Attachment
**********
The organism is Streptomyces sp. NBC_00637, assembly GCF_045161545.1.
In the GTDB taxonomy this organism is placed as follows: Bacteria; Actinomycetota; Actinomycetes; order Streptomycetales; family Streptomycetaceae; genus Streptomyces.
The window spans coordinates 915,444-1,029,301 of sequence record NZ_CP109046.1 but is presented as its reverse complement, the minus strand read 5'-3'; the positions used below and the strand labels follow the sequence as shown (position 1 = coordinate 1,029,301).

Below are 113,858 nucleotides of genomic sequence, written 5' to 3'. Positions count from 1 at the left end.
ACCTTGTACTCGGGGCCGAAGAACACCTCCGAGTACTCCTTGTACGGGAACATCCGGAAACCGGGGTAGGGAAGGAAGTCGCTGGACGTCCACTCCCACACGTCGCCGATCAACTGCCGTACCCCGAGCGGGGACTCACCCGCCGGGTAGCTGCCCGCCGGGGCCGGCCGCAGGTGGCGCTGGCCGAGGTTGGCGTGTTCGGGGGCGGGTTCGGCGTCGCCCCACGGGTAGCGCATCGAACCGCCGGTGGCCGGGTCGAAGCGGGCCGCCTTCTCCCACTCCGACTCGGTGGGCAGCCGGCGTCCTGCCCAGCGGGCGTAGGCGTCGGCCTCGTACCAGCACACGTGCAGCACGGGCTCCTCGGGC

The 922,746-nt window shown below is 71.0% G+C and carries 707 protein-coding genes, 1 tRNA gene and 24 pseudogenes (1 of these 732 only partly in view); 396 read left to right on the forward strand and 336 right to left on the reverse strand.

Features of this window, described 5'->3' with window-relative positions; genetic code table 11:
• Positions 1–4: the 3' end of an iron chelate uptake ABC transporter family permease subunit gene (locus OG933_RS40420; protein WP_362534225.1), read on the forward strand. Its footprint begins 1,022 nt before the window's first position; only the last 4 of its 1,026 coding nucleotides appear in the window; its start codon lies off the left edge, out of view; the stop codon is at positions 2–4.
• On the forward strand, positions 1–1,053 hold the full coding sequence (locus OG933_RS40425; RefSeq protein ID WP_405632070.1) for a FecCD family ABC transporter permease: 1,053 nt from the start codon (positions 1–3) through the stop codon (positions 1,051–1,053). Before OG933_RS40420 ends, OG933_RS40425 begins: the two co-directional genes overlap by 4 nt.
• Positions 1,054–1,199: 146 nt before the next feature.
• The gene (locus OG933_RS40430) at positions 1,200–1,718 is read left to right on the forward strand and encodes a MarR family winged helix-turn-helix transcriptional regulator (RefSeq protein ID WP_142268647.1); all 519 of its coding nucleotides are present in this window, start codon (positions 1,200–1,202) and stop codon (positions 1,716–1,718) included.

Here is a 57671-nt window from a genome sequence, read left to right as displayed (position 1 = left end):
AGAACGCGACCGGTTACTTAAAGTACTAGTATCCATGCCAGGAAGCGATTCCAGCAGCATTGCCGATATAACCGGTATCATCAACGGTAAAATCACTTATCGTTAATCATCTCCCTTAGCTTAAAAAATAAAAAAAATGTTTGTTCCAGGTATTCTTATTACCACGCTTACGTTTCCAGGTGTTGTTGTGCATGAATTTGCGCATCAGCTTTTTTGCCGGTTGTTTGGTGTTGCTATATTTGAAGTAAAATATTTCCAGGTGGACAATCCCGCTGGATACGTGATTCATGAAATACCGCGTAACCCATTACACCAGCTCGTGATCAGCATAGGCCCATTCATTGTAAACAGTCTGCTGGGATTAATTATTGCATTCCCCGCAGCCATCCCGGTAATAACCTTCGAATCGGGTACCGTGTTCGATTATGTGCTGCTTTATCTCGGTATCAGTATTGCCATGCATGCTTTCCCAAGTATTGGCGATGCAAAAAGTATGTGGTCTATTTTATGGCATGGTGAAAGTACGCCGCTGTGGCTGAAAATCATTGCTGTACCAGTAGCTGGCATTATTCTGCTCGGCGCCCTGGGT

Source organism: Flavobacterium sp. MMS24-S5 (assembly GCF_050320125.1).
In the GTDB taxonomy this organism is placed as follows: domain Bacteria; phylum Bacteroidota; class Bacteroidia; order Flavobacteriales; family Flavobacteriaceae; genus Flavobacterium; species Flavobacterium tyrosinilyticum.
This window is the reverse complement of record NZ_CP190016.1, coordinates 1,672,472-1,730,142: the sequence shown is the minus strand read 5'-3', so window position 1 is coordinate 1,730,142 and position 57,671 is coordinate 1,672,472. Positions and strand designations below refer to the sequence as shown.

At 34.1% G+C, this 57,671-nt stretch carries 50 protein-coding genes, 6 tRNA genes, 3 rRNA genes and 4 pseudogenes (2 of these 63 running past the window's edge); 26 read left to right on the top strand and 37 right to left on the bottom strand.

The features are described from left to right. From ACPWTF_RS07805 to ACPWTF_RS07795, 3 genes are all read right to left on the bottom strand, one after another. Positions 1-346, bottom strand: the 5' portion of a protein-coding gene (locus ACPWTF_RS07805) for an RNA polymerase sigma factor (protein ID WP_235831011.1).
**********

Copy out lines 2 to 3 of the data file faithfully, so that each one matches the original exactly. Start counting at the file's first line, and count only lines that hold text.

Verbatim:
In the GTDB taxonomy this organism is placed as follows: Bacteria; Actinomycetota; Actinomycetes; order Streptomycetales; family Streptomycetaceae; genus Streptomyces.
The window spans coordinates 915,444-1,029,301 of sequence record NZ_CP109046.1 but is presented as its reverse complement, the minus strand read 5'-3'; the positions used below and the strand labels follow the sequence as shown (position 1 = coordinate 1,029,301).